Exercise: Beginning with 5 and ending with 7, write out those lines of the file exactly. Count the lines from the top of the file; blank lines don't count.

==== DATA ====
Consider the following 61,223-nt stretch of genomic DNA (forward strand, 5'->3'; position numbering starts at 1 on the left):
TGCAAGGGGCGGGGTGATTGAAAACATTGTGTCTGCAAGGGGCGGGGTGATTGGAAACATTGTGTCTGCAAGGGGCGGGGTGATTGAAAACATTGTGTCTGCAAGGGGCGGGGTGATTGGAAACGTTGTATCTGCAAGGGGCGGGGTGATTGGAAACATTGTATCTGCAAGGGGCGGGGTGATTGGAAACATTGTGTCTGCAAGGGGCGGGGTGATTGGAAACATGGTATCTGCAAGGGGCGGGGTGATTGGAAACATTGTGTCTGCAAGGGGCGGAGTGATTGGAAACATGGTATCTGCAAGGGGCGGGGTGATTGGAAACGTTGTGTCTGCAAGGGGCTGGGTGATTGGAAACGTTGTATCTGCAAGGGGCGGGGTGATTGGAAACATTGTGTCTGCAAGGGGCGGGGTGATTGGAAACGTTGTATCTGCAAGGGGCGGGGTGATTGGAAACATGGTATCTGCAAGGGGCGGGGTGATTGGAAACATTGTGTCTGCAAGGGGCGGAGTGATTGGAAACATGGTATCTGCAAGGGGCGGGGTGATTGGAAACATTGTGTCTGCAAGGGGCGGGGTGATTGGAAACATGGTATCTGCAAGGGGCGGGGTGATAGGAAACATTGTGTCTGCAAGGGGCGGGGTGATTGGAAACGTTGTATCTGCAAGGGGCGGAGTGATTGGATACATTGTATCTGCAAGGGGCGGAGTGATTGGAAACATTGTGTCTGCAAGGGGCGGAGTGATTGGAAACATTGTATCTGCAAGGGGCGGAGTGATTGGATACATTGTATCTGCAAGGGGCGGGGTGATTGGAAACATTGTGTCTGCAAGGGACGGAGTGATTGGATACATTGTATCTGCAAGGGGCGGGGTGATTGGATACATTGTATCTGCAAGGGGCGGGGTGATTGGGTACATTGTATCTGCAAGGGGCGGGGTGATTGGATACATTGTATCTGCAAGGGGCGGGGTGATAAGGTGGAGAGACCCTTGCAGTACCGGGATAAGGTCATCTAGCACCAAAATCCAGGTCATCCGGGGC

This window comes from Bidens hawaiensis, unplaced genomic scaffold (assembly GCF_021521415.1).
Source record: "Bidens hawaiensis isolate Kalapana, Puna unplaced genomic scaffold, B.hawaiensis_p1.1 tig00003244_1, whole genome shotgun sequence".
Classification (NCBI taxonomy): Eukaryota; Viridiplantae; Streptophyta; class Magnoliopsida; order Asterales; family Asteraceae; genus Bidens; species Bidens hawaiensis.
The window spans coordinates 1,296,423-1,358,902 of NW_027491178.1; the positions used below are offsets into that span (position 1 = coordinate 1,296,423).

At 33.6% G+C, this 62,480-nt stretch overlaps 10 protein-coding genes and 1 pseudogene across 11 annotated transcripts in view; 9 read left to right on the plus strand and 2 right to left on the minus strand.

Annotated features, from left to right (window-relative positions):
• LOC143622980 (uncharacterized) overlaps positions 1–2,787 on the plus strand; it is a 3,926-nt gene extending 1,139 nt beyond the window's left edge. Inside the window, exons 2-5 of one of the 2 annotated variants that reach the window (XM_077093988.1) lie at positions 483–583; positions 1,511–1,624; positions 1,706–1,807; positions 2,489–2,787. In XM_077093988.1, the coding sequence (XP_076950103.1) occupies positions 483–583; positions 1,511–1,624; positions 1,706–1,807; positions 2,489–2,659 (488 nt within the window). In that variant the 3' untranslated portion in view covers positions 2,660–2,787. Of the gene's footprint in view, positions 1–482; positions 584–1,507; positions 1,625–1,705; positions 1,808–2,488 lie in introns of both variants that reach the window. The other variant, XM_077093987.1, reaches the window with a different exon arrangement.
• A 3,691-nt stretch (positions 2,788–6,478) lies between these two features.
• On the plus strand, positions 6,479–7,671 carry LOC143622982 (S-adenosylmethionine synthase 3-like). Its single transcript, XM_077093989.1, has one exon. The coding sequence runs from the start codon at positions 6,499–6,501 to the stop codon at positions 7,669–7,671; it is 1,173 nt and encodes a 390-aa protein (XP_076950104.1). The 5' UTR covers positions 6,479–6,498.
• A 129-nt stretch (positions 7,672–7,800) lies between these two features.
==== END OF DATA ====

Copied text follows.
Classification (NCBI taxonomy): Eukaryota; Viridiplantae; Streptophyta; class Magnoliopsida; order Asterales; family Asteraceae; genus Bidens; species Bidens hawaiensis.
The window spans coordinates 1,296,423-1,358,902 of NW_027491178.1; the positions used below are offsets into that span (position 1 = coordinate 1,296,423).

At 33.6% G+C, this 62,480-nt stretch overlaps 10 protein-coding genes and 1 pseudogene across 11 annotated transcripts in view; 9 read left to right on the plus strand and 2 right to left on the minus strand.